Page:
The British embassy in Iran reopened on 23rd August, nearly four years after it closed following a demonstration against the tightening of sanctions. Mr Hammond is the first UK foreign secretary to visit Iran since 2003. He acknowledged that Britain and Iran had a “difficult history”, but noted that relations had been steadily getting better and reopening diplomacy was a “sensible way forward”.
The Foreign Secretary went on: “Yes, we should tread carefully. There is a deep legacy of distrust on both sides, and we have major areas where we have very substantial policy differences, but that doesn’t mean we shouldn’t be talking.
“We do see eye-to-eye on the need to interdict the opium traffic between Afghanistan and Europe, we do see eye-to-eye on the need to challenge Isil [also known as Islamic State],” he said.
Hammond noted that while he was “not blind” to areas of contention, including Iran’s human rights record, he does not believe the UK will be able to influence such issues unless it opens a dialogue with the leaders of the Islamic Republic.
Following his meeting with President Rouhani, Mr Hammond told the BBC: “In all of the meetings we’ve been to we’ve heard a consistent message that Iran wants to do business with Britain, that it wants to see a new chapter in our relationship, that Iran will very much be open to British and other foreign businesses in this next phase.”
Mr Hammond’s visit and the reopening of the embassy comes weeks after Iran reached agreement with six world powers aimed at curbing its nuclear programme.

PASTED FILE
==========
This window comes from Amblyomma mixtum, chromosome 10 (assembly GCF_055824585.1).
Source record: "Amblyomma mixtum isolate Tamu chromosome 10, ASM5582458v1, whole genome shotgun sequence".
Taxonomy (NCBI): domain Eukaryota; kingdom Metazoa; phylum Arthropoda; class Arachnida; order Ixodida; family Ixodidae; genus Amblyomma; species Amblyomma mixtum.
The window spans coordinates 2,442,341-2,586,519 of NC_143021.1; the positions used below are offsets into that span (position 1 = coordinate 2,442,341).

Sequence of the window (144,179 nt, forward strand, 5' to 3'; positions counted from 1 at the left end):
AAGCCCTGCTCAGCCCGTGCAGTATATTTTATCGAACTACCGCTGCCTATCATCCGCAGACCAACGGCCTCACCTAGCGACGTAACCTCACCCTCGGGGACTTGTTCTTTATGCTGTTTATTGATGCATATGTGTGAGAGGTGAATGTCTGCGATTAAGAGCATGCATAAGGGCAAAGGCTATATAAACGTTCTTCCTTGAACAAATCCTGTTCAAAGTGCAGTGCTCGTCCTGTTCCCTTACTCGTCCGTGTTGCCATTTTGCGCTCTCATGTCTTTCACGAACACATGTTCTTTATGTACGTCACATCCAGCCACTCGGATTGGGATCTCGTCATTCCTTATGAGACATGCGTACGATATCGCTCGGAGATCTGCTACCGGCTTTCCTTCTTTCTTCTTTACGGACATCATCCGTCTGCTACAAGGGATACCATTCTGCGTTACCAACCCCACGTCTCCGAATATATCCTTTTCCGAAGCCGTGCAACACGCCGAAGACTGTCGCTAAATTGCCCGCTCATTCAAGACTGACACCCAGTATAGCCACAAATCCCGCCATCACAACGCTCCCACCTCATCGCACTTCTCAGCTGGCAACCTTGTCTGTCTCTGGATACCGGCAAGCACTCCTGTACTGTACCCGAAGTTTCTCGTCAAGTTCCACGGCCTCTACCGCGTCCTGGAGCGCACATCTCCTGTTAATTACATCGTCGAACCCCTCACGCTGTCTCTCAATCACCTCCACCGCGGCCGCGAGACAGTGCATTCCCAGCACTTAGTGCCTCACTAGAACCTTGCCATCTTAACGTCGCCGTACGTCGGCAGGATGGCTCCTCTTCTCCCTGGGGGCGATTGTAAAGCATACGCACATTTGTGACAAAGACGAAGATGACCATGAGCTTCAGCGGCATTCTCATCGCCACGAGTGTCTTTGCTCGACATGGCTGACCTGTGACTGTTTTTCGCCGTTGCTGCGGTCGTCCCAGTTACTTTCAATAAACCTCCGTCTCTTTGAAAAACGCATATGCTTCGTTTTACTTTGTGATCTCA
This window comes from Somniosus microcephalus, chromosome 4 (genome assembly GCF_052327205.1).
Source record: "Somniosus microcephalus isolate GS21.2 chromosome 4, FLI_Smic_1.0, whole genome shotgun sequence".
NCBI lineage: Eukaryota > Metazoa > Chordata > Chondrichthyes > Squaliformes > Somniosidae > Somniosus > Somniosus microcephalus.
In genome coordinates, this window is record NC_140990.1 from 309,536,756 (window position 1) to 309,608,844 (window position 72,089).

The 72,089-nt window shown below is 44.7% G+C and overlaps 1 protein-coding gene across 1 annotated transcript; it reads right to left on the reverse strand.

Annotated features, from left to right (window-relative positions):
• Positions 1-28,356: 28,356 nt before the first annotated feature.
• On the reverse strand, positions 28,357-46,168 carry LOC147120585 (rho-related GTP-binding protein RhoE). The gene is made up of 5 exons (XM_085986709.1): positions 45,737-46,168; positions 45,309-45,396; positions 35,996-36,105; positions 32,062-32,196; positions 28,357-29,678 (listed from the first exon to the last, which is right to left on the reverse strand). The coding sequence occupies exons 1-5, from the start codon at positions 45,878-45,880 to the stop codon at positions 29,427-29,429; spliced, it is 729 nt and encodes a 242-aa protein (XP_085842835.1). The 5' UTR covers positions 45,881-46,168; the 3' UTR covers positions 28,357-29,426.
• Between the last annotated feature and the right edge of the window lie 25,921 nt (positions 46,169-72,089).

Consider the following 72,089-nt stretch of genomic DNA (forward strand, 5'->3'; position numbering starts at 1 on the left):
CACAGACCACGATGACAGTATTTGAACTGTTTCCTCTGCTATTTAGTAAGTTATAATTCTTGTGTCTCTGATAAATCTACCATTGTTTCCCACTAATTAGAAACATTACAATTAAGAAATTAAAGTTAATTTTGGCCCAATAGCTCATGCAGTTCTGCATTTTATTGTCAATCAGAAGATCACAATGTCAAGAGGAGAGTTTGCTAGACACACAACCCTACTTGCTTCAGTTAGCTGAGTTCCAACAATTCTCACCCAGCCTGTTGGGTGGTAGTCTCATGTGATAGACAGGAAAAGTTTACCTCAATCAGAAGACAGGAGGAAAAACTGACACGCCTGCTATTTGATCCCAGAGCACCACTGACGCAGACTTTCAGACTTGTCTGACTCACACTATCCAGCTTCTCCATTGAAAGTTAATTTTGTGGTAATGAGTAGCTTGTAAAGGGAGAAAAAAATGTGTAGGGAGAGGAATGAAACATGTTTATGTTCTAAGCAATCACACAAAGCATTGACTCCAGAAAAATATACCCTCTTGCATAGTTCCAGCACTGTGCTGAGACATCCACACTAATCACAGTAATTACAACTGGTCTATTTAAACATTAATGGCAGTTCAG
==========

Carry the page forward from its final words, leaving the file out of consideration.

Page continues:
Initially, the Iranian embassy in London will be headed by a charge d’affaires, Ajay Sharma, but Mr Hammond said an agreement on upgrading to full ambassador status is expected to be reached in the coming months.
The foreign secretary acknowledged that there were no guarantees the Iranian regime would not pursue a nuclear weapons programme in the future, but he noted: “My judgement is that whatever Iran has or hasn’t been doing in the past, the regime, the Iranian people, have come to the conclusion that pursuing, or being believed to pursue, an illegal military nuclear programme just imposes too great a cost on Iran,” he said.
An Iran that was no longer isolated was “the best bet for the future”, he said.
In November 2011 Iran announced it was expelling the UK’s ambassador in retaliation for British support for tougher sanctions on Tehran over its nuclear programme.
Hundreds of protesters stormed embassy compounds two days later, smashing windows, torching cars and burning union jacks. The UK responded by closing the Iranian embassy in London later that month. But following the election of Mr Rouhani and an agreement on how to deal with Iran’s nuclear programme, the then Foreign Secretary William Hague proposed the reopening of the embassy in June last year.